As Muslims around the world celebrate the end of Ramadan, many are struggling to comprehend a wave of attacks that killed 350 people across several continents during the holy month and made urgent the question of what drives the militants to ever more spectacular violence against civilians.
The diverse, high-profile targets — including one that struck the heart of Islam in the month's final days — underline the warnings of many experts: the Islamic State group, especially when on the defensive at home, will metastasize far beyond its theater of operations.
The extremist group has always sought attention and recruits through brazen terrorism. The projection of daring, operational competence and utter disregard for the norms of its enemies has proven a winning strategy among its disenfranchised and angry followers around the Muslim world.
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But having lost the key city of Fallujah in recent weeks, capping a series of setbacks in Iraq, the group is pushing to project strength while also diverting attention from its battlefield humiliations.
"ISIS is waging an existential fight," said Fawaz Gerges, a London-based scholar of jihadi groups, using an alternate acronym for the militant group. "The future of the Islamic State is on the line, and it is trying to maximize the cost for its adversaries and also to inspire this particular segment of young men and women who subscribe to its ideology."
If the militants needed to send a message, the onset of Ramadan provided a convenient context.
Although the month is a holy time meant for introspection, peace and piety, it has been transformed in the hands of the extremists who have thrived during the recent decades of turbulence around the region, particularly in war zones like Iraq, Afghanistan and more recently in Syria.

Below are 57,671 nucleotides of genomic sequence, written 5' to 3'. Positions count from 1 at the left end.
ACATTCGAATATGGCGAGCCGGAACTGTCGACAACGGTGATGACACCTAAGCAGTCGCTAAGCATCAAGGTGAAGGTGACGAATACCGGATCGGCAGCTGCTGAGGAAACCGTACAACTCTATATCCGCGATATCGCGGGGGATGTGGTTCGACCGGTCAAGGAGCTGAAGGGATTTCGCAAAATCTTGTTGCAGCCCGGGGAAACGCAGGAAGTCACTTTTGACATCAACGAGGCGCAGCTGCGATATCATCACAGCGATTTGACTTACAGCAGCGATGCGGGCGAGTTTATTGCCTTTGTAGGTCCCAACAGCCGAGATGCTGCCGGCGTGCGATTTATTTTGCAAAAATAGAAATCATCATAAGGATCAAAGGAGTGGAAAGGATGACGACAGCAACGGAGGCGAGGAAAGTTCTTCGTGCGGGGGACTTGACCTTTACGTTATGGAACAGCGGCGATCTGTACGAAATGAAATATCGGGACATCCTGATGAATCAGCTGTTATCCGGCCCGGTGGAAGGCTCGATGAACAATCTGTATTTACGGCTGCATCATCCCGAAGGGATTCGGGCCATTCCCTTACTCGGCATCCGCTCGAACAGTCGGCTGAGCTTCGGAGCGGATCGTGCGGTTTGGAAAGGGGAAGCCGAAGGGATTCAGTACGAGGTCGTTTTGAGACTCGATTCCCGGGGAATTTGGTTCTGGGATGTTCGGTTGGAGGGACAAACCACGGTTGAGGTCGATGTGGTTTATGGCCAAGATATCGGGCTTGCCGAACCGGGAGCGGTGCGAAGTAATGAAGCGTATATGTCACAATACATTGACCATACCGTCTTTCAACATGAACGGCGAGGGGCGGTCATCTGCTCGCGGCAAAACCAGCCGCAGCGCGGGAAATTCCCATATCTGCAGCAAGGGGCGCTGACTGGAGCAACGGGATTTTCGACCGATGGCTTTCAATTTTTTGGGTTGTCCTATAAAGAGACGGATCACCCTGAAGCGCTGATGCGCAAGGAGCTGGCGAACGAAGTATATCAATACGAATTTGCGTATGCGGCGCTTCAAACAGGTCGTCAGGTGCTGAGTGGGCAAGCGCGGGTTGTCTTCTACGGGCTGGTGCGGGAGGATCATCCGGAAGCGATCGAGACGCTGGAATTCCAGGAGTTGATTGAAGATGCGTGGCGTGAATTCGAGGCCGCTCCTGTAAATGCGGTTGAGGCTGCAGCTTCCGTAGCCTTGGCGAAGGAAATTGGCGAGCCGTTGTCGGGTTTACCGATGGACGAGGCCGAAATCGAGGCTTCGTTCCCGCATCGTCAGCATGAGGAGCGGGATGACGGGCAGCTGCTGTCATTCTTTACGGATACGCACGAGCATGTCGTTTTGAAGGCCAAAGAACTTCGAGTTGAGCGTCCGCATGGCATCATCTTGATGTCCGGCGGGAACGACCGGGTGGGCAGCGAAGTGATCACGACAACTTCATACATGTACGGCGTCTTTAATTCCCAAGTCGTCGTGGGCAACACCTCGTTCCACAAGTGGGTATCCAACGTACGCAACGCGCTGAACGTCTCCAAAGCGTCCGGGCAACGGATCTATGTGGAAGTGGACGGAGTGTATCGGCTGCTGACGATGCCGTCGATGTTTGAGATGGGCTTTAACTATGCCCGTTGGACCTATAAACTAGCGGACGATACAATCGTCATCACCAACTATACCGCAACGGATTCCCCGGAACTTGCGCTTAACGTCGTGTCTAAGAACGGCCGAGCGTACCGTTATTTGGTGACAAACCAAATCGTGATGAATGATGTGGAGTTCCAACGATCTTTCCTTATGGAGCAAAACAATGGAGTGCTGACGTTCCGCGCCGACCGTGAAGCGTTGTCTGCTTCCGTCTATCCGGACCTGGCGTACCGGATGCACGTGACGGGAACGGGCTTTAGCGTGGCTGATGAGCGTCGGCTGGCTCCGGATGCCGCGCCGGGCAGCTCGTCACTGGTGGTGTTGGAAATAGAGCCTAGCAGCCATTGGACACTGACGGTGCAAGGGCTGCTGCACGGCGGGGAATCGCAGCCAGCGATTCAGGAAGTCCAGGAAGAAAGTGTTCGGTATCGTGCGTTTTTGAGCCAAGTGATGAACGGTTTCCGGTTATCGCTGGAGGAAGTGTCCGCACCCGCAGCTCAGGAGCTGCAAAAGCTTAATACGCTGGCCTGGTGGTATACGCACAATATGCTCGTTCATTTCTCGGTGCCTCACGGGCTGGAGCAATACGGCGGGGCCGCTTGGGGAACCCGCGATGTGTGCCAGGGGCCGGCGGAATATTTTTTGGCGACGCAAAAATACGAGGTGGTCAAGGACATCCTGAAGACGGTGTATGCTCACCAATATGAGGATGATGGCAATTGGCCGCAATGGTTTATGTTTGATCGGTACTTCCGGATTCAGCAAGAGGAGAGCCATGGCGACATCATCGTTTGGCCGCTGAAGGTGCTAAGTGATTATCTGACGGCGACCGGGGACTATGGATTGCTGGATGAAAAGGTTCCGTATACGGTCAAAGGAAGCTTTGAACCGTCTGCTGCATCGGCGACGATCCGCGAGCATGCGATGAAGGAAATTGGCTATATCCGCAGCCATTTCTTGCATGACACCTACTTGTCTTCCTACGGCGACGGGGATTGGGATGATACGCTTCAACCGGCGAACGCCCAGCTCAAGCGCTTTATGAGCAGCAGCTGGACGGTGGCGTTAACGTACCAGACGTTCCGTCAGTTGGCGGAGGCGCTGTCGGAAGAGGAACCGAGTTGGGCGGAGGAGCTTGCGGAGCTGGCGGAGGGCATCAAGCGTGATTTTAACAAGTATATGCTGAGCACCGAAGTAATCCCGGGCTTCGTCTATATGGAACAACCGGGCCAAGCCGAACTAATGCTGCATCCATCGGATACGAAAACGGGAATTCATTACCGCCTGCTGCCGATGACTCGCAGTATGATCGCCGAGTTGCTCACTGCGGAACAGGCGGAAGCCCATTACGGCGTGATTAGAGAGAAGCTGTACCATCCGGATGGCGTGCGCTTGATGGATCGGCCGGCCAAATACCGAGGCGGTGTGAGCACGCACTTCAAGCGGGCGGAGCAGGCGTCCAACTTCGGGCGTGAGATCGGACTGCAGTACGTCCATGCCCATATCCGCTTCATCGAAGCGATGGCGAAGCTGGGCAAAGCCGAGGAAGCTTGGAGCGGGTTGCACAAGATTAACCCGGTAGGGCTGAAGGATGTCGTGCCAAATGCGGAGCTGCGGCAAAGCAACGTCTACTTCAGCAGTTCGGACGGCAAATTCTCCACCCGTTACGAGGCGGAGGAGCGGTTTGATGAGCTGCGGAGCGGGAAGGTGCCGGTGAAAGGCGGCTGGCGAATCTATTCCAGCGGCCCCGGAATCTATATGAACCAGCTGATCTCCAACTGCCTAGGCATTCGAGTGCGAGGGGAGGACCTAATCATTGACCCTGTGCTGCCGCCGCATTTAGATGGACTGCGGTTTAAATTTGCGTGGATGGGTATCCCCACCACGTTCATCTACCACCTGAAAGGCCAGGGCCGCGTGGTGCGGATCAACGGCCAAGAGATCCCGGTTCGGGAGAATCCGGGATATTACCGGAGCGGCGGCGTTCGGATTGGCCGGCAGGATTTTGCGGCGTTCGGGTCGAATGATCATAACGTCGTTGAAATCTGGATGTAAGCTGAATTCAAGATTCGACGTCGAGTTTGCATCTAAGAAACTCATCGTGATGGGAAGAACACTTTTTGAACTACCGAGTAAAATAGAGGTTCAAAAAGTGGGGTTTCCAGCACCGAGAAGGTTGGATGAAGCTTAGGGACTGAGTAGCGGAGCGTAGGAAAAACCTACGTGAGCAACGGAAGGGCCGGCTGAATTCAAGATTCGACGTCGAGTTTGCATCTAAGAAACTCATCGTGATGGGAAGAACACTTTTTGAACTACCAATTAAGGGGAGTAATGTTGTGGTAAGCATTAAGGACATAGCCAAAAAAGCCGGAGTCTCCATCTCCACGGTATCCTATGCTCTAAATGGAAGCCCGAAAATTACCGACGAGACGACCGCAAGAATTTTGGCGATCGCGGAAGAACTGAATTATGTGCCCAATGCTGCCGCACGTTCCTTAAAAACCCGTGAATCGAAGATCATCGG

Although the vast majority of the faithful regard Ramadan as a time for prayer and forgiveness, militant Muslims and hard-line clerics have been touting the month as a time for victory in jihad, or holy war.
Weeks before Ramadan, IS called for its supporters to strike wherever possible. In a digital age where statements on the internet quickly proliferate, those calls appear to have found resonance among some circles of disenchanted Muslim youth around the globe.
From Omar Mateen, who pledged allegiance to IS as he shot and killed 49 people at a crowded gay nightclub in Orlando on June 12, to the militants who killed 44 at Istanbul airport, to the young men who killed 20 hostages at a popular restaurant in Bangladesh on July 1, such violence highlights how radicals across the world can carry out attacks that are instantly attached to IS, even when the Syria- and Iraq-based group does not formally claim responsibility.
They also underlined the increasingly blurred lines in which attacks, even those stemming from local grievances, could be assigned to IS and be transformed into a global cause. The bloodshed, targeting Muslims and non-Muslims alike, also demonstrates the difficulty in neutralizing a threat that is often inspired and not necessarily directed.
Still, many of the attacks appeared to have involved careful planning, spaced out with targets clearly meant to induce fear and shock across continents.
In Yemen, where suicide bombers and other militants carried out at least seven simultaneous attacks in the southern port city of Mukalla against security targets on June 27, 43 people were killed. In one of the attacks, a bomb was concealed in a box of food brought to soldiers at a checkpoint to break their dawn-to-dusk Ramadan fast.